But, I digress.

It is the boy’s club mentality and the notion that men can get away with disgusting behaviour because it’s accepted that “boys will be boys” that I find myself coming back to repeatedly. Maybe it’s because I’m a father to a young boy I don’t want perpetuating those behaviours (and to a young girl I don’t want to be the victim of that mentality). Maybe it’s because, as a teacher, I’m in a nurturing role looking after hundreds of today’s youth. Maybe it’s because I used to be a dick and I’m trying to make up for the crap I got up to when I was younger.

Anyway, it is this theme of toxic masculinity that drew me in to Shane Cartledge’s chapbook/zine, The Man Place. As a disclaimer, Shane and I are part of a poetry group on Facebook and he put a call out asking if anyone would be happy to read his zine and write a few comments. As far as I know, Shane and I have never met so expect what I write below to be unbiased.

Firstly, I didn’t like every poem. But, are you meant to? I can’t think of a single collection of verse where I’ve enjoyed absolutely every poem.

What I did like is the variety. The zine opens and closes with a haiku, there’s a poem that looks like it’s a villanelle (and I’m too lazy to look up the form to confirm), and there’s a variety of free verse structures – including this one which is my personal favourite:

While this is my favourite full poem, the lines I keep coming back to are from another. “The Girl With the Ice Cream Eyes” has a neat little twist in the ‘zero fucks given’ ethos. It first appears as…

and comes back later as…

It reappears in that poem too but I don’t want to spoil it here. It’s a poem that gets pretty dark too. It’s unsettling, but that’s the whole point. The zine is described by its author as an unpacking of “the shortcomings and problems with masculinity” that includes “themes of sexual assault and sexual violence”.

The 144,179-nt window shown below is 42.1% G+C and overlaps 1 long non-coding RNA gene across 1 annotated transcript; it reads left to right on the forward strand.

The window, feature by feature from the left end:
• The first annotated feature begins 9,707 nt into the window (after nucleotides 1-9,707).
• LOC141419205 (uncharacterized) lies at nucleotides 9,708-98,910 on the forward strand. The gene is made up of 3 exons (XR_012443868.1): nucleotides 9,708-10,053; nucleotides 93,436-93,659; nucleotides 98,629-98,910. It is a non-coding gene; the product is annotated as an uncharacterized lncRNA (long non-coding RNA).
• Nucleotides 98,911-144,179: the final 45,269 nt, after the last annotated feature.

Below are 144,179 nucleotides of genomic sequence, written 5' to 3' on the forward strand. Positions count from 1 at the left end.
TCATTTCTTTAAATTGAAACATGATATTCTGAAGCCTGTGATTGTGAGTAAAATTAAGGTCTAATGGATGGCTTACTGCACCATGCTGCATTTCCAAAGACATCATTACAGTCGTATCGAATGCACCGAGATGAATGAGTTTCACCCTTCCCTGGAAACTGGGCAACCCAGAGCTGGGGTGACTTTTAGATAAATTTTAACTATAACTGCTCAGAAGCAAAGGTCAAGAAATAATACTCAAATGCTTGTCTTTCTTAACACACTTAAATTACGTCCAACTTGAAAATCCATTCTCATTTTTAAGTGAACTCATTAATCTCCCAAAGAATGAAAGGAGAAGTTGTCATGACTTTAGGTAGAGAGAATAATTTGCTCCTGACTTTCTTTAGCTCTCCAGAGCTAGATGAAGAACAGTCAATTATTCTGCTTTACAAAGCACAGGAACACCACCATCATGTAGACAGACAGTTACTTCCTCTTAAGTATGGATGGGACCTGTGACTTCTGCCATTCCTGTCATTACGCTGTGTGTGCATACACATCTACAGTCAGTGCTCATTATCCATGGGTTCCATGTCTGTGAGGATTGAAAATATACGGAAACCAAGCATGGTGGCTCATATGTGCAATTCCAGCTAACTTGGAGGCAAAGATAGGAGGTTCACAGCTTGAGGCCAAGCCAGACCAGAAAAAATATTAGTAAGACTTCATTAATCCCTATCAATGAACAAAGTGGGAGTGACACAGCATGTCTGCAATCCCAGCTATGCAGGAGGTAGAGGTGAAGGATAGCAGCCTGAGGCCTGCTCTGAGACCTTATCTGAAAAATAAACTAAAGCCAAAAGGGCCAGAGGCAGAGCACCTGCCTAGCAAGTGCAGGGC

That said, it’s not going to be your lighthearted holiday read that you digest while sipping cocktails by the pool. This is dark, bedroom poetry that you hide from under your doona, that you use like a razor blade to slice through your centuries old misconceptions.

It won’t be out until next month (I’ll post details in the comments when I get them) but, if you see this zine around, do yourself a favour and pick it up.

Oops, I did ink again

I solemnly swear that I thought I was done. In previous “Think Behind the Ink” posts I said as much but, as some people have pointed out, there’s something addictive about getting tattoos.

As is my wont, these new pieces have a particular meaning attached. They have a certain significance that may or may not be obvious when first viewed.

I’ll start with my ribs.

Very few people will see this piece because of its location (only those connected to reading/writing are visible in my work clothes). Some might assume that these birds represent freedom or achievement as is often the case with these animals as metaphors. It’s not the case with mine. These birds are an attempted murder and they represent the three Adelaide Crows premierships; the men’s team in 1997-1998 and the women’s in 2017.

I wanted something that wasn’t overt as I find some sporting tattoos to be quite naff. I also wanted something that could be added to over time. I’ll probably add colour at some point. I’d flirted with the idea of two shades of blue and a splodge of pink as a water colour background but I could also just incorporate the club’s colours. I figured that could be a decision for Later Ron. When the Crows win another grand final (or five 🤞) I can add more birds to the flock and think about colour then.

Now to the forearm.